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What you need to know for 01/21/2017

Montgomery County lines up company to haul its trash away

Montgomery County lines up company to haul its trash away

Montgomery County tied up the final loose end of the soon to be dissolved MOSA agreement at a meetin

Montgomery County tied up the final loose end of the soon to be dissolved MOSA agreement at a meeting of the Legislature Tuesday night.

Montgomery County’s new government took office in January with just four months to prepare for the April 30 end of the Montgomery Otsego Schoharie Solid Waste Authority’s 25-year service contract.

To avoid trash piling up on street corners, County Executive Matt Ossenfort said three things had to get ironed out before the end of MOSA.

Someone had to step up as the new caretaker of a few old landfills maxed out and covered over during MOSA’s 25-year lifespan. The county had to secure a new place to dump its 45,000 annual tons of garbage, then find someone to haul that trash and actually do the dumping.

The first two elements of the post-MOSA plan were handled in record time, according to Ossenfort.

Tuesday, the board voted to hire a private contractor to operate MOSA transfer stations in Amsterdam and Sprakers — collecting trash and hauling it away. Their move represents the last piece of the county’s post-MOSA plan.

“It feels good,” Ossenfort said.

The Legislature hired Onondaga County firm Gotta Do Contracting at a tipping rate of just under $72 a ton. It’s a three-year contract, he said, running the county just a little less than the current cost of disposing of trash through MOSA.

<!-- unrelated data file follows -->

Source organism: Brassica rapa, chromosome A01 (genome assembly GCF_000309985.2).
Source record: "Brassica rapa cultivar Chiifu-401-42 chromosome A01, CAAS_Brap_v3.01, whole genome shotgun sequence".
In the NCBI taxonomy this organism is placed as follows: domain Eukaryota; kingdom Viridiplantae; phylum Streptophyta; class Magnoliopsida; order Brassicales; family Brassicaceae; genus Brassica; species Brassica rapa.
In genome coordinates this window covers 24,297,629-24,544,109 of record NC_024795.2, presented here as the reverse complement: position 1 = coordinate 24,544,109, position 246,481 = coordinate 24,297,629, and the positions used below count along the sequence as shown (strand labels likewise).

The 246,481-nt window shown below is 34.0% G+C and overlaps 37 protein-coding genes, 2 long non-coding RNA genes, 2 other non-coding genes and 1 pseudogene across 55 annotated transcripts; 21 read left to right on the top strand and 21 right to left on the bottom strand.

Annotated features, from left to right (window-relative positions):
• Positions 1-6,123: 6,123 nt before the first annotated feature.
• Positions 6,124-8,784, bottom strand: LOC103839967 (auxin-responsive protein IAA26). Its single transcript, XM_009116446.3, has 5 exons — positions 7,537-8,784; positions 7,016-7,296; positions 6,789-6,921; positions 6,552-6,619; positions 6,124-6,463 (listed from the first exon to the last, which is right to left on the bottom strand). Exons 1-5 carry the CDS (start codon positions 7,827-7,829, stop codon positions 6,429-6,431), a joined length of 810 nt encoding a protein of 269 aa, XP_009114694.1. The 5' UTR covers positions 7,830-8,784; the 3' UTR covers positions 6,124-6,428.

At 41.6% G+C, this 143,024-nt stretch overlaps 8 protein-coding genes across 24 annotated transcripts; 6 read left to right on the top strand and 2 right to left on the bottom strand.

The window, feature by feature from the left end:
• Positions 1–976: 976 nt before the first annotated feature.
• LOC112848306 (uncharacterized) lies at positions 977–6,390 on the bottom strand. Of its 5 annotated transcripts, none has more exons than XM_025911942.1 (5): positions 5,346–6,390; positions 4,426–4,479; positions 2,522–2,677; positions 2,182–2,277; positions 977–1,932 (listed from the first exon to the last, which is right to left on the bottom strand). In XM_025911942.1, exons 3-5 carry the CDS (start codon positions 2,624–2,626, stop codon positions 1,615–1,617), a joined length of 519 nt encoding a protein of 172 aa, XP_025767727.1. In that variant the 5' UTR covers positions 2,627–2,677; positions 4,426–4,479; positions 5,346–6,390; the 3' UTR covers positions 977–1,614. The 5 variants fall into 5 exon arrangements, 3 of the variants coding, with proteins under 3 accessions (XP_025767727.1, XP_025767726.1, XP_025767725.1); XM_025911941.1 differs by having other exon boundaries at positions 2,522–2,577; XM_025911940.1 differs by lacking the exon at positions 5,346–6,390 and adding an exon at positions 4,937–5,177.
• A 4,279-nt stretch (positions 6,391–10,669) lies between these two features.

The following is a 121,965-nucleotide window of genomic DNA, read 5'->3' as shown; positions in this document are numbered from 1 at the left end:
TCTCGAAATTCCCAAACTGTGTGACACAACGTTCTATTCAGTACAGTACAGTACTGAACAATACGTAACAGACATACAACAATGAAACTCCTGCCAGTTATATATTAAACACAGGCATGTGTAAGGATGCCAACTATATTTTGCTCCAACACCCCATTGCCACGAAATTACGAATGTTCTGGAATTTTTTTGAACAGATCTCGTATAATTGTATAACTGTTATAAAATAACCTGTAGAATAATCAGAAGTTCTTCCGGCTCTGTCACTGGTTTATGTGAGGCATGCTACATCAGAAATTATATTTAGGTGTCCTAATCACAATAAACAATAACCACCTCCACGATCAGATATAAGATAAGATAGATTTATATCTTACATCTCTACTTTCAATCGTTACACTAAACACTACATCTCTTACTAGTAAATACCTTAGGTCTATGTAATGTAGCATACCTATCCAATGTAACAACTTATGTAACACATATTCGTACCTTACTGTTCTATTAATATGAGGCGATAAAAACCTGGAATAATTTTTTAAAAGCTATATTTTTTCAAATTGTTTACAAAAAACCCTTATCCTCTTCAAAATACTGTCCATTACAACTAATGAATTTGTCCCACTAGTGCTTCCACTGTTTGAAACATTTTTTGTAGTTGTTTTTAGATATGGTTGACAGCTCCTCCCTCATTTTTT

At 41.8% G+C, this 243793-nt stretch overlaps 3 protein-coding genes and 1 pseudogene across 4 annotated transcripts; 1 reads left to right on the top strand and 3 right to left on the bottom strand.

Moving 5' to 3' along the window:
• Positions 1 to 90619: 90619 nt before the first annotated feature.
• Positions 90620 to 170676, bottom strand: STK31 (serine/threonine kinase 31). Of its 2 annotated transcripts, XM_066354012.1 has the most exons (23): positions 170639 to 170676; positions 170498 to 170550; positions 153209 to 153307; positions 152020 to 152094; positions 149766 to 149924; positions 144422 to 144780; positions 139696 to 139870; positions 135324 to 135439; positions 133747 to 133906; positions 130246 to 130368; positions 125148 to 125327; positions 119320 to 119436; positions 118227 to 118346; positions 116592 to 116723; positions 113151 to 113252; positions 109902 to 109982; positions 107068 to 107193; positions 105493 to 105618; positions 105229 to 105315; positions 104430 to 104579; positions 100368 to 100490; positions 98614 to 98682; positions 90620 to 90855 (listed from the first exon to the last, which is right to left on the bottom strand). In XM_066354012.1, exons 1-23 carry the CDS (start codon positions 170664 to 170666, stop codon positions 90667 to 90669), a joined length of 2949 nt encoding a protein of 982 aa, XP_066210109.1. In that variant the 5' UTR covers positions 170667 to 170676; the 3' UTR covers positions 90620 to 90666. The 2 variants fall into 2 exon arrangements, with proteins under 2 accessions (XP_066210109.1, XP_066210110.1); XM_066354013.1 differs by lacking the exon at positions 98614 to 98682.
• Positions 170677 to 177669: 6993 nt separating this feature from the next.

Originally, the county considered running area transfer stations in-house. Public Works Commissioner Paul Clayburn ran the numbers — calculating wages, machinery costs and a host of other factors involved with running transfer stations. He came up with a number very close to Gotta Do Contracting’s bid.

“It was pretty much the same ballpark,” Ossenfort said. “The decision was philosophical.”

The private sector, he said, distances the county from risk. If something went wrong at a transfer station, the county would be on the hook.

“Plus I think the legislators were nervous about setting up our own system in just a month,” he said.

The county may have turned to the private sector for the operation of transfer stations, but the rest of their new trash system will run at the county government level. Montgomery County employees will be caring for the closed down landfills left by MOSA in all three counties, with Schoharie and Otsego counties cutting landfill support checks.

All told, the three counties are saving in the neighborhood of $230,000 by handling the old landfills within the government.

All of Montgomery County’s trash will end up in Fulton County’s Mud Road landfill — an arrangement officials from both counties claim as a win-win situation.

Throughout the planning process, it wasn’t clear how much the new trash system would cost.

“When you’re going from the 100,000 tons MOSA hauled from three counties to just 45,000 from Montgomery County alone,” Ossenfort said, “it’s hard to reach the same economies of scale.”

Now, at the end of things, he said county residents will pay the same or slightly less to remove their trash come May 1. Legislation officially dissolving MOSA has passed the state Senate and Assembly and is awaiting Gov. Andrew Cuomo’s signature. He is expected to sign before the April 30 end date.

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